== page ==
Steve Davis on Portraiture
fototazo has asked twelve photographers what makes a good portrait. This is the 3rd in a series of their responses. The first was from Mark Powell and the second from Elinor Carucci.
Olympia-based photographer Steve Davis won 1st place in the Santa Fe Center for Photography's Project Competition Award in 2002 and is the recipient of two Washington Arts Commission / Artist Trust Fellowships. His images have appeared in Harper's and the New York Times Magazine and are in the collections of the Museum of Fine Arts, Houston, the George Eastman House, the Tacoma Art Museum, the Musee de la Photographie in Belgium and the Haggerty Museum at Marquette University.
For a full exploration of his images, visit his website here. A full-length interview with Steve was published on fototazo on March 1st and can be found here.
What could be more simple
and more complex,
more obvious and
- Charles Baudelaire, 1859
Mr. Baudelaire hit the nail on the head by articulating the inherent ambivalence of a portrait. When photography was fresh and free of its own history, it was the portrait that people most wanted from the medium. The reason seems simple enough - people want to celebrate and commemorate loved ones.
I love portraiture. It's a particular form of photography that seemingly and simultaneously celebrates the intangible while so sharply demystifying the subject. I can never quite get my head around the idea, which is a good thing.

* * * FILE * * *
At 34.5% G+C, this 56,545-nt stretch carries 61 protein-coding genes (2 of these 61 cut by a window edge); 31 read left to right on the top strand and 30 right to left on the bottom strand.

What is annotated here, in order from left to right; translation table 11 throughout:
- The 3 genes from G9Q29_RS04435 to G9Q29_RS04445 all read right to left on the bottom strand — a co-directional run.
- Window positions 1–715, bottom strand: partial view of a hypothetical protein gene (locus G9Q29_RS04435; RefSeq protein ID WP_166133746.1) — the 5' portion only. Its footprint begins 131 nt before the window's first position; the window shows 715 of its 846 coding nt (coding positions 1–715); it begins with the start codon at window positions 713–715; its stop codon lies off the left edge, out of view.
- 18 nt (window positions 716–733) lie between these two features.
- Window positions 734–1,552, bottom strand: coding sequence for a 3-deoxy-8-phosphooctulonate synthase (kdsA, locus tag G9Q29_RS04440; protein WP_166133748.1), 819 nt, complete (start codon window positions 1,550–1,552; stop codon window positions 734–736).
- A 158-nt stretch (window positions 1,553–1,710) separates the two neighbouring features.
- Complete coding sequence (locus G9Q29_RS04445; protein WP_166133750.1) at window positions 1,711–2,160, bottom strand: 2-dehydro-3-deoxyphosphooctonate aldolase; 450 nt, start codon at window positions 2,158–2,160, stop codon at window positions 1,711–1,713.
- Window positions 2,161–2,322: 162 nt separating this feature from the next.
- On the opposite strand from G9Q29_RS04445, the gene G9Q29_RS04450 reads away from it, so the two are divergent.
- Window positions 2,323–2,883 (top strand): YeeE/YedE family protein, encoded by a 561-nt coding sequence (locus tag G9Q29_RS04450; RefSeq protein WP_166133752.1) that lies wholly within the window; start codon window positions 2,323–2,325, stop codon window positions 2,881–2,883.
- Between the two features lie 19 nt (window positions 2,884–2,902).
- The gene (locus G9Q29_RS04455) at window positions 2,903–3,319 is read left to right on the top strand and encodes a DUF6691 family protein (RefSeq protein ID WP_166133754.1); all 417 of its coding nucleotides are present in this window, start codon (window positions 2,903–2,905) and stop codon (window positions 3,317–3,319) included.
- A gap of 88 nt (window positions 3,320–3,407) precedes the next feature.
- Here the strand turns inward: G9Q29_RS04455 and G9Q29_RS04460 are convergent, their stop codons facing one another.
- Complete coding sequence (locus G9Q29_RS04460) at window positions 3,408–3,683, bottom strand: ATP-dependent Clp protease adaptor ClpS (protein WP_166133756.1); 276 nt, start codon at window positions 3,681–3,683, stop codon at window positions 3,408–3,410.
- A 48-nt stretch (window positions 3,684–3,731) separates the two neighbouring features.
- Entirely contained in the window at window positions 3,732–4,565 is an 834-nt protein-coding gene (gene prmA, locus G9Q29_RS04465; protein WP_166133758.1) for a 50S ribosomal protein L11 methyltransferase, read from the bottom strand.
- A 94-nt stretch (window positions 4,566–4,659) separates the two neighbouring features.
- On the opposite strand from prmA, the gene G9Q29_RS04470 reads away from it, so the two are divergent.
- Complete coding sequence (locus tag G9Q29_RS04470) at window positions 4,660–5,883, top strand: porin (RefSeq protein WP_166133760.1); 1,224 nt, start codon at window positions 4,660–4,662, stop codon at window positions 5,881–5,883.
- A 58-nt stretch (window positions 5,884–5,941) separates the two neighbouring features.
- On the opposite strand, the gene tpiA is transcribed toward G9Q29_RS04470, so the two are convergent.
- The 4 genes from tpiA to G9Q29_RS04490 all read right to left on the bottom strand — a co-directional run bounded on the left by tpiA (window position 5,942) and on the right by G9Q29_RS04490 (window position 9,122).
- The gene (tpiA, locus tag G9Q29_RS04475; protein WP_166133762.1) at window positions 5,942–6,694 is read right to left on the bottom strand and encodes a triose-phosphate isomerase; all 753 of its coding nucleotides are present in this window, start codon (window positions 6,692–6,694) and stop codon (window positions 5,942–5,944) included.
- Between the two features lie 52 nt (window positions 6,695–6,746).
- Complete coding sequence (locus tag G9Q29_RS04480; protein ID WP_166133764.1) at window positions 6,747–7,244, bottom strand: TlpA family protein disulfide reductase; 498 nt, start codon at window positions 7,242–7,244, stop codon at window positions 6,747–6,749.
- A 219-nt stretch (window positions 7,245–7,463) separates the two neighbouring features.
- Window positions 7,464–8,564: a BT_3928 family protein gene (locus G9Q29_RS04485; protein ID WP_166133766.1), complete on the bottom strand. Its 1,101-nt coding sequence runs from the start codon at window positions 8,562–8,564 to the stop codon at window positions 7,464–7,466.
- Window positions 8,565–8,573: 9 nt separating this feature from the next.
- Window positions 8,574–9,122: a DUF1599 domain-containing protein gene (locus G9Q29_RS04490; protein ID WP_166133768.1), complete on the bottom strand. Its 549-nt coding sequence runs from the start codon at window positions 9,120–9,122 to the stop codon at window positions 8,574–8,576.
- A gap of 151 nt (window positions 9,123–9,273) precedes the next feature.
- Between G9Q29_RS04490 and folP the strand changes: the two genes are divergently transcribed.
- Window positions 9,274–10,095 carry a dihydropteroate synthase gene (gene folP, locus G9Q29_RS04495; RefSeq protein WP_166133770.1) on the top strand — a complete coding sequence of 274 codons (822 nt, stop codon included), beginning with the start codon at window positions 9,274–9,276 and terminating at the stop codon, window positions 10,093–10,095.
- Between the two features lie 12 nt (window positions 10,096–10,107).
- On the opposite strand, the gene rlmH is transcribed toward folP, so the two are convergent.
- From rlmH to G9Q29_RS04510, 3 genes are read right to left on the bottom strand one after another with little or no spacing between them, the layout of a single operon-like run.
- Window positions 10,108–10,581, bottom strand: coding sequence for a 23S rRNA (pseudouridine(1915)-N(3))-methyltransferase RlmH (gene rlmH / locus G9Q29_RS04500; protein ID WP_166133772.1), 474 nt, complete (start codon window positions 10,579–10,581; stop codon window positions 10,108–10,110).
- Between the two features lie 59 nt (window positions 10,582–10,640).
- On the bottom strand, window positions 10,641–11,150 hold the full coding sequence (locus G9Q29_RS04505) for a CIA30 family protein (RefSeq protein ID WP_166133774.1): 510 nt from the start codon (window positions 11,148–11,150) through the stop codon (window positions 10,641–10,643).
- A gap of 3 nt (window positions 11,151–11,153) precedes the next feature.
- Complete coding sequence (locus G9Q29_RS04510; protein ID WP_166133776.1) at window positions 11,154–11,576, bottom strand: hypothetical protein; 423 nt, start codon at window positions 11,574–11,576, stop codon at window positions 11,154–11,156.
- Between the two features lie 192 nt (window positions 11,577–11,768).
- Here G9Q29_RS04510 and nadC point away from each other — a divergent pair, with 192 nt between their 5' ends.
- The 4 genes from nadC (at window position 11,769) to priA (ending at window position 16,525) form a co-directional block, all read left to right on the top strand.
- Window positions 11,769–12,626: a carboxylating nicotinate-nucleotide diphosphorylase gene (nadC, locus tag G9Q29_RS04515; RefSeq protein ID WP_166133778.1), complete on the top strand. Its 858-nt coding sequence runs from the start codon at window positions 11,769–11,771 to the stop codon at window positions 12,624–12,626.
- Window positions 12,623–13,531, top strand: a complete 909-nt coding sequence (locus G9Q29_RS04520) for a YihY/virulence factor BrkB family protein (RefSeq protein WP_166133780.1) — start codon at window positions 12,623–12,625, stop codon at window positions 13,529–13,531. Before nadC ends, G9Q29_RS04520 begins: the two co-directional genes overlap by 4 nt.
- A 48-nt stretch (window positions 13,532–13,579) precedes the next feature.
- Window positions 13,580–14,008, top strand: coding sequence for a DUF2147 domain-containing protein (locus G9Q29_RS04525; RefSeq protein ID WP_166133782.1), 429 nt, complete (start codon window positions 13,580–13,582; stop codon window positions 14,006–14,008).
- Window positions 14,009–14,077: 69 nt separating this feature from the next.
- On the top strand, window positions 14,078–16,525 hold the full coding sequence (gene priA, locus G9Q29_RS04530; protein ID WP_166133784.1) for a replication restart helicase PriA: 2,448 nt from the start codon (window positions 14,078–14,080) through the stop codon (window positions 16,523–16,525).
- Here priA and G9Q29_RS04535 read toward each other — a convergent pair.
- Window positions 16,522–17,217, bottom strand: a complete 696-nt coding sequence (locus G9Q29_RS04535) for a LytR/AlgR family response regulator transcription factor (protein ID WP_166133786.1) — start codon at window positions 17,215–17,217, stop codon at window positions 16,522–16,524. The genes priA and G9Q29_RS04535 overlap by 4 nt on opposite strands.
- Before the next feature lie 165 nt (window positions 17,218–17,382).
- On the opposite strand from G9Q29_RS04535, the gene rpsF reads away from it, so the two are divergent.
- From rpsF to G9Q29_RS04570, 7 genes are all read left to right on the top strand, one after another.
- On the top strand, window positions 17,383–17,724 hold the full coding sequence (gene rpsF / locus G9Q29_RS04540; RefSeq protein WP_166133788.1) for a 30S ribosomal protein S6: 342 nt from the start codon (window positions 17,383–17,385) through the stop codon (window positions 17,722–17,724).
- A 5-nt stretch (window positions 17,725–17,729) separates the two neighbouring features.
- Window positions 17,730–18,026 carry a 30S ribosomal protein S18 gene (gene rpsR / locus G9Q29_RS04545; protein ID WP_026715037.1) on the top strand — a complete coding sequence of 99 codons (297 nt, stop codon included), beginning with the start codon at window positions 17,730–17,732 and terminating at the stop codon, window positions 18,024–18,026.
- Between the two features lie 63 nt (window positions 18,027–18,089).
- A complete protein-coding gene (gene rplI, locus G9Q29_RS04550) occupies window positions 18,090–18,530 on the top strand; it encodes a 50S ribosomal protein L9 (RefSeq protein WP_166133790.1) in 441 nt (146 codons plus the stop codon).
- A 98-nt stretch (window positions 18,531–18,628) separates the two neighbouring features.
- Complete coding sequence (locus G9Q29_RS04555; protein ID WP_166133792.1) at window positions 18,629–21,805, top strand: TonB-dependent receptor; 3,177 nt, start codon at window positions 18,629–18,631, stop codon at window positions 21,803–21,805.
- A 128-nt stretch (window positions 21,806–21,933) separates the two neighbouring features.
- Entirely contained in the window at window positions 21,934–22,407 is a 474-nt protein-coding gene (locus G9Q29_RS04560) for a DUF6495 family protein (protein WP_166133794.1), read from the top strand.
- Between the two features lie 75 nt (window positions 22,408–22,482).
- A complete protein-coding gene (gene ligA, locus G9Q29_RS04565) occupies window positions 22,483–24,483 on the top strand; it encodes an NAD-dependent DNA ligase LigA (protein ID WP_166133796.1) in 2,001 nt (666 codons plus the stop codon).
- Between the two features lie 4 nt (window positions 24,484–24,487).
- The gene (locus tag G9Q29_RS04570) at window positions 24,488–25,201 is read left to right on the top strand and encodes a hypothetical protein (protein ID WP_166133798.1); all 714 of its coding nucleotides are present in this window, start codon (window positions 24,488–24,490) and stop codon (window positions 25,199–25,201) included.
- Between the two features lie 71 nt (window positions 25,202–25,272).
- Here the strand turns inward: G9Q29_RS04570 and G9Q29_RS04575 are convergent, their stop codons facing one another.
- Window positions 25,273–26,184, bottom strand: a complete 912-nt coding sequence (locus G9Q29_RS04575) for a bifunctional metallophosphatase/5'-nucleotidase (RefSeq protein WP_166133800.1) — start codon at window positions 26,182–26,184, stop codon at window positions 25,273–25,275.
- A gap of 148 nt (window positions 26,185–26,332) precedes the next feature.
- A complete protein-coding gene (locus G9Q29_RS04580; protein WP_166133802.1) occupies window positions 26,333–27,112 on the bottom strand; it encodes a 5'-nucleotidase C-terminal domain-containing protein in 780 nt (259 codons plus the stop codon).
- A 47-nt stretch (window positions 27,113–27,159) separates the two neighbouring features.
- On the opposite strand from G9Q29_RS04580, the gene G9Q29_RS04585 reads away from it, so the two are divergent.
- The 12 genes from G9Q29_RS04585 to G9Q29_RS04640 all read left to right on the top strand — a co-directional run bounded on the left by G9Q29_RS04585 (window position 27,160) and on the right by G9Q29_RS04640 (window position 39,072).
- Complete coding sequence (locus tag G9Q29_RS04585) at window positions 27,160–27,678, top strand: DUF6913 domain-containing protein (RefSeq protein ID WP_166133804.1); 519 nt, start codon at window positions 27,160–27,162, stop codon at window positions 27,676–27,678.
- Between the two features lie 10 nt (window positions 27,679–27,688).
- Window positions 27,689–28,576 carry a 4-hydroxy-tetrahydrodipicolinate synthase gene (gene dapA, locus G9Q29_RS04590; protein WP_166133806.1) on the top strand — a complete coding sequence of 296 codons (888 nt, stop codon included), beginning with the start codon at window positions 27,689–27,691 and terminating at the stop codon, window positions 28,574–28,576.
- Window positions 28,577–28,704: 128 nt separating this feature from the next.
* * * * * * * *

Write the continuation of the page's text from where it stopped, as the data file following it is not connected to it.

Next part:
I include a portrait assignment in every photo class I teach, no matter the theme or level of the class. It forces people to question the very notion of what photography can or maybe can't offer us. What makes a portrait a portrait? My students begin by knowing the answer, but their confidence soon deteriorates. It's an easy assignment to bullshit the class (and me) with. That's ok. Most of my class will shoot more than they need, edit harder, and stress over the entire assignment - an assignment that any 5-year-old could easily take on.
A portrait is always unfinished business. It takes you halfway to gaining a deeper sense of knowing a person (even a stranger) a little bit better. For the other half, you're on your own.
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